How Brux Barrels Are Made

davisrifle

Accurateshooter.com shares with us how Brux Barrels are made.

Brux Barrel-Making Process, Start to FinishWe start out with either 4150 chrome-moly or 416R stainless steel double stress-relieved bar stock. The bar stock starts out at 1-9/32″ in diameter and 20-24 feet long so we cut it to length.

Step two is to rough-contour the outside of the barrel blank in a lathe.

Thirdly, the blank gets mounted into a Barnes gun drill. The cutter bit has holes through which oil or coolant is injected under pressure to allow the evacuation of chips formed during the cutting process. This is called “oil-through” or “coolant-through”. Without this, you wouldn’t want to even attempt drilling a hole 30” long and under ¼” in diameter. The combination of a 3600rpm and good flushing allows us to drill a beautifully straight and centered hole .005” under “land” diameter at a rate of 1” per minute.

Clean the barrel.

Next the blank is sent back to the lathe to machine the finished contour of the outside.

Clean the barrel again.

Now, the blank is sent on to the Pratt & Whitney reamer in which an “oil through” reaming tool is used to cut away the extra .005” left in the drilling process. The reamer makes an extremely accurate bore size and after it is finished the bore will have a better surface finish and will be at the proper “land” diameter.

Clean the barrel again.

In the sixth step we hand lap each barrel to remove any slight tool marks that may have been left by the reamer and inspect every one with a bore scope. If the barrel doesn’t meet our standards for surface finish and tolerance it doesn’t get any further.

Clean the barrel again.

The barrels then go onto the rifling machine which is responsible for cutting the all so familiar grooves in the bore. A caliber/land configuration-specific rifling head is used to progressively shave away small amounts of steel to form the rifling grooves. This is accomplished by simultaneously pulling the rifling head through the reamed blank as the blank is spun at a controlled rate. After each cut, the blank is rotated 90 degrees (for a four-land configuration) and after one full rotation (360 degrees) the rifling head is slightly raised to shave off the next bit of material. This process is repeated until we reach groove diameter.

Clean the barrel again.

Lastly, the barrel is hand-lapped again (to ensure a smooth bore), and a final inspection is performed with the bore scope.

The barrel is cleaned one last time, wrapped, packed, and shipped to [the customer].



Nicholas C

Co-Founder of KRISSTALK forums, an owner’s support group and all things KRISS Vector related. Nick found his passion through competitive shooting while living in NY. He participates in USPSA and 3Gun. He loves all things that shoots and flashlights. Really really bright flashlights.

Any questions please email him at nicholas.c@staff.thefirearmblog.com


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  • Where are the pictures?

    • He just posted one. I don’t know if there were pictures with the article.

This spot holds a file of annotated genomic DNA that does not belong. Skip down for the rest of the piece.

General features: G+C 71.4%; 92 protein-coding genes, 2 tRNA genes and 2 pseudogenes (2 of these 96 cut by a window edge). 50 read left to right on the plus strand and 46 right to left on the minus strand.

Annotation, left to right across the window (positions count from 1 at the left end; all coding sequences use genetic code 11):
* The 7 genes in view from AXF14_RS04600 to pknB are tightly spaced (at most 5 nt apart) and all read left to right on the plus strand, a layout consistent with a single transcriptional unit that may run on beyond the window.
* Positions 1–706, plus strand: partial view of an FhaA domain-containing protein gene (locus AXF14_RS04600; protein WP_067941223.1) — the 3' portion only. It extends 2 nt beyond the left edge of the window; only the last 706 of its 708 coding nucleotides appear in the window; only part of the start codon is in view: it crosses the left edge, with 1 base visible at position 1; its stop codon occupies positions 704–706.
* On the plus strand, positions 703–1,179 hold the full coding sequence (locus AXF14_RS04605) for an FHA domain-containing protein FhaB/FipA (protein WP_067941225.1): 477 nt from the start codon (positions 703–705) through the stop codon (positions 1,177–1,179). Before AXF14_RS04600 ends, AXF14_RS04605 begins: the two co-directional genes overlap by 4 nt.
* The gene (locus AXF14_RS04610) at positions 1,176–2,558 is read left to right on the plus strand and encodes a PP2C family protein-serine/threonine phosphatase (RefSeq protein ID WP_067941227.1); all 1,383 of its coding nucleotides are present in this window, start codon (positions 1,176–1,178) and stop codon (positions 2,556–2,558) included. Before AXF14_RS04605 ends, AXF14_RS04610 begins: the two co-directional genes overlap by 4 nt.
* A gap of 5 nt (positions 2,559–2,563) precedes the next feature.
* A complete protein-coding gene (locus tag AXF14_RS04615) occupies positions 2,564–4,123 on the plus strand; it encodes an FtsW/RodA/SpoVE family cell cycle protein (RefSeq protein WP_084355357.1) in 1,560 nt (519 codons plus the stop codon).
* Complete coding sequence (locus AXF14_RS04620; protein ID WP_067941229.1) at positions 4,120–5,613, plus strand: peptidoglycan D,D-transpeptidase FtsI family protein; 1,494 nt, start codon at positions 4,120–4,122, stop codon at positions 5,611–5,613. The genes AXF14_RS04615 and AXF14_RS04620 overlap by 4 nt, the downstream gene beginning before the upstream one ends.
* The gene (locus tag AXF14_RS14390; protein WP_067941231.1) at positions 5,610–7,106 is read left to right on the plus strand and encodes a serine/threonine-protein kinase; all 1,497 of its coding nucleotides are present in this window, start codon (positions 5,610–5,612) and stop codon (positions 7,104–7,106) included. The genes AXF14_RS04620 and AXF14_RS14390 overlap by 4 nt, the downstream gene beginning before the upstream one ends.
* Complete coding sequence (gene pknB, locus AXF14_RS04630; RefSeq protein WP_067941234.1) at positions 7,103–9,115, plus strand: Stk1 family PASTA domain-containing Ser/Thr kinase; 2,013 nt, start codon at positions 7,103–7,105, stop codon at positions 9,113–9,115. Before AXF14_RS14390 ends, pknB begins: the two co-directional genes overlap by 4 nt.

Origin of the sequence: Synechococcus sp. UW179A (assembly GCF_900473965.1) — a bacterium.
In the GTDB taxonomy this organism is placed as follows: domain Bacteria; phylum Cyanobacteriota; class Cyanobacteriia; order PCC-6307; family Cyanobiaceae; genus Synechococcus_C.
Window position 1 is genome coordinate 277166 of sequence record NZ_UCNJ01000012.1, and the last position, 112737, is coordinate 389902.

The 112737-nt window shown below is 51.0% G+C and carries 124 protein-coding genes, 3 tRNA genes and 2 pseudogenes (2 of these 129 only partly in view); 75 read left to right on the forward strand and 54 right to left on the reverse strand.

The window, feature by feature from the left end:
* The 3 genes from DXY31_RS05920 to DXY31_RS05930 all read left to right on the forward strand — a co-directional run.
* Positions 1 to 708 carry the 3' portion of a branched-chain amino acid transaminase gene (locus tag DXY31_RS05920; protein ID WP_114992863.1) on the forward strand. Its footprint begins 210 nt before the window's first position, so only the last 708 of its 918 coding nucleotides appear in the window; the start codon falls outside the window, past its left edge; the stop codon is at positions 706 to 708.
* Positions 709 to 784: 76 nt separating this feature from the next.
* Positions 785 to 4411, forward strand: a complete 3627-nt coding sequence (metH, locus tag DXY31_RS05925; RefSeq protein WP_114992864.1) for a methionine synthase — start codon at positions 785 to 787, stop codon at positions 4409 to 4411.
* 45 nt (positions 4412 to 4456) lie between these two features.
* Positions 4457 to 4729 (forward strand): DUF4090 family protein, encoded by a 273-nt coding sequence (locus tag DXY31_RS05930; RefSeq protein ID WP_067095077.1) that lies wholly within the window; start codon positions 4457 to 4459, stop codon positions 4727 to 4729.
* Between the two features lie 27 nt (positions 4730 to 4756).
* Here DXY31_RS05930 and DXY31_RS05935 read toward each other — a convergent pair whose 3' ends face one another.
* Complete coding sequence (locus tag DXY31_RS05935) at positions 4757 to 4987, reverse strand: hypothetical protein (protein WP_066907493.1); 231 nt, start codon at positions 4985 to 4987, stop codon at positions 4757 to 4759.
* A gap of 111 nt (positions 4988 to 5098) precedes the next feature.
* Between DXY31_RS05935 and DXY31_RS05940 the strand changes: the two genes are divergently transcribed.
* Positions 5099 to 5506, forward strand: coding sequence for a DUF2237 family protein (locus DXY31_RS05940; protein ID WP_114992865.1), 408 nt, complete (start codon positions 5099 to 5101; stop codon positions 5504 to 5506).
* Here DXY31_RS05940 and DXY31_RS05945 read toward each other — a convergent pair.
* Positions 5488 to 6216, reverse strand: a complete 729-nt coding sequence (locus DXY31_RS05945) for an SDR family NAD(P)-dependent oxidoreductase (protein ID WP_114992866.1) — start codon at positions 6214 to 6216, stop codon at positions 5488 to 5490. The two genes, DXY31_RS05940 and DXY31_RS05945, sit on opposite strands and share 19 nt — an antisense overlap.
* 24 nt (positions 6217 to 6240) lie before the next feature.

• Zachary marrs

        Yeah, more pics would be great, can you get w/ the company, and see if they could furnish some?

  • MP

    This isn’t novel process or a detailed account of traditional process, it’s not even well illustrated(which might have saved it). It’s like an engineer who doesn’t know anything about rifles described how he thought they could be made. Not that he’s wrong.

  • dp

    Individual groove cutting is superb process if you do not expect lots of shots fired. But I am missing brushing after rifling. Additional lap may not be necessary then, any raised material may be swepped away by either brush or bullet. Still, this is rare art in face of general methods such as button broach.

  • Stand Darsh

    TFB literally just copy and pasted the text from Brux’s sub-par mid-90’s website.

    http://www.bruxbarrels.com/gpage.html

    • Pissed off

      That’s why it’s in quotes chief.

    • Ben

      And italics. And the website you cited is cited at the very beginning. Your complaint is?

      • Zachary marrs

        The fact that this is possibly the worst post ive seen on this site? The fact that I can get this info off of the company’s website, and that this article adds nothing of interest?

  • Secundius

    If your not going too mention price. Your already out of my price league.

  • Zachary marrs

    Id recommend not posting this sorta thing. It boring, its worse than that first meopta post. A good rule of thumb; no pics, put up a video, no video, put up a bunch of pics. I realize that Nicholas c. Is new at this, but c’mon, if he had looked at the company’s website, he probably could have put together something more interesting

  • ChuckyTee

    ok so Nicholas needs some direction. The whole copy paste from a different is sad.

  • Secundius

    What I’m trying to wrap around my brain is. Why the Tooling Pattern, and is it for. I can’t honestly see it as a Cooling Down Aid for the barrel. The only advantage I see in the Blood-Grooving Barrel Design is, it make the barrel easier to handle (no slippage) if your hand are wet and/or covered in grease.